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Technological adaptation, cities and new work

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  • Jeffrey Lin

Abstract

Where does adaptation to innovation take place? The author presents evidence on the role of agglomeration economies in the application of new knowledge to production. All else equal, workers are more likely to be observed in new work in locations that are initially dense in both college graduates and industry variety. This pattern is consistent with economies of density from the geographic concentration of factors and markets related to technological adaptation. A main contribution is to use a new measure, based on revisions to occupation classifications, to closely characterize cross-sectional differences across U.S. cities in adaptation to technological change. Worker-level results also provide new evidence on the skill bias of recent innovations.

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Bibliographic Info

Paper provided by Federal Reserve Bank of Philadelphia in its series Working Papers with number 09-17.

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Date of creation: 2009
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Handle: RePEc:fip:fedpwp:09-17

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Related research

Keywords: Cities and towns ; Urban economics ; Labor market ; Job creation ; Technological innovations;

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Blog mentions

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  1. Papers of the Day
    by ryan in The bellows on 2009-10-05 20:30:01
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Cited by:
  1. Mark Doms & Ethan Lewis & Alicia Robb, 2010. "Local Labor Force Education, New Business Characteristics, and Firm Performance," NBER Chapters, in: Cities and Entrepreneurship National Bureau of Economic Research, Inc.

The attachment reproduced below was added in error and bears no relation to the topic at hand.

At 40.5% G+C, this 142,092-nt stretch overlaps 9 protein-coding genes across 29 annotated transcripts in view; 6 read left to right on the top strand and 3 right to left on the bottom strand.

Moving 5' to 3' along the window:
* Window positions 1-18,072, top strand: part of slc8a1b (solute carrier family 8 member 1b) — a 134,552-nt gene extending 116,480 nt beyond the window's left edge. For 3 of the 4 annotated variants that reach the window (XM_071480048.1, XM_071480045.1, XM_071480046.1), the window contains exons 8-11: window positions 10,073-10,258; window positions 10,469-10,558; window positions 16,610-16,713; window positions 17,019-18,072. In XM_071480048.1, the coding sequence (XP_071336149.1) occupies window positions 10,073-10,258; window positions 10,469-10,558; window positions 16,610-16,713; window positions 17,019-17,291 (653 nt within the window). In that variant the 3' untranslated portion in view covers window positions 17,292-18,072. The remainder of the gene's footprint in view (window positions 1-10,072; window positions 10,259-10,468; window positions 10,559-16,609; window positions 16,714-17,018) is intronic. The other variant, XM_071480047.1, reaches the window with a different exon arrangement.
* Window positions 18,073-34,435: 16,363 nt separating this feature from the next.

2. Gerald A. Carlino, 2011. "Three keys to the city: resources, agglomeration economies, and sorting," Business Review, Federal Reserve Bank of Philadelphia, issue Q3, pages 1-13.
  3. repec:gen:geneem:13121 is not listed on IDEAS
  4. Guy Michaels & Ferdinand Rauch & Stephen J. Redding, 2013. "Task specialization in U.S. cities from 1880-2000," LSE Research Online Documents on Economics 48925, London School of Economics and Political Science, LSE Library.
  5. repec:gen:geneem:14012 is not listed on IDEAS
  6. Jeffrey Lin, 2011. "Urban productivity advantages from job search and matching," Business Review, Federal Reserve Bank of Philadelphia, issue Q1, pages 9-16.
  7. Antonio accetturo & Alberto Dalmazzo & Guido De Blasio, 2011. "Skill Polarization in Local Labour Markets under Share-Altering Technical Change," Department of Economics University of Siena 625, Department of Economics, University of Siena.
  8. Hoyt Bleakley & Jeffrey Lin, 2007. "Thick-market effects and churning in the labor market: evidence from U.S. cities," Working Papers 07-23, Federal Reserve Bank of Philadelphia.
  9. Lin, Jeffrey, 2014. "The paper trail of knowledge transfers," Business Review, Federal Reserve Bank of Philadelphia, issue Q2, pages 1-6.

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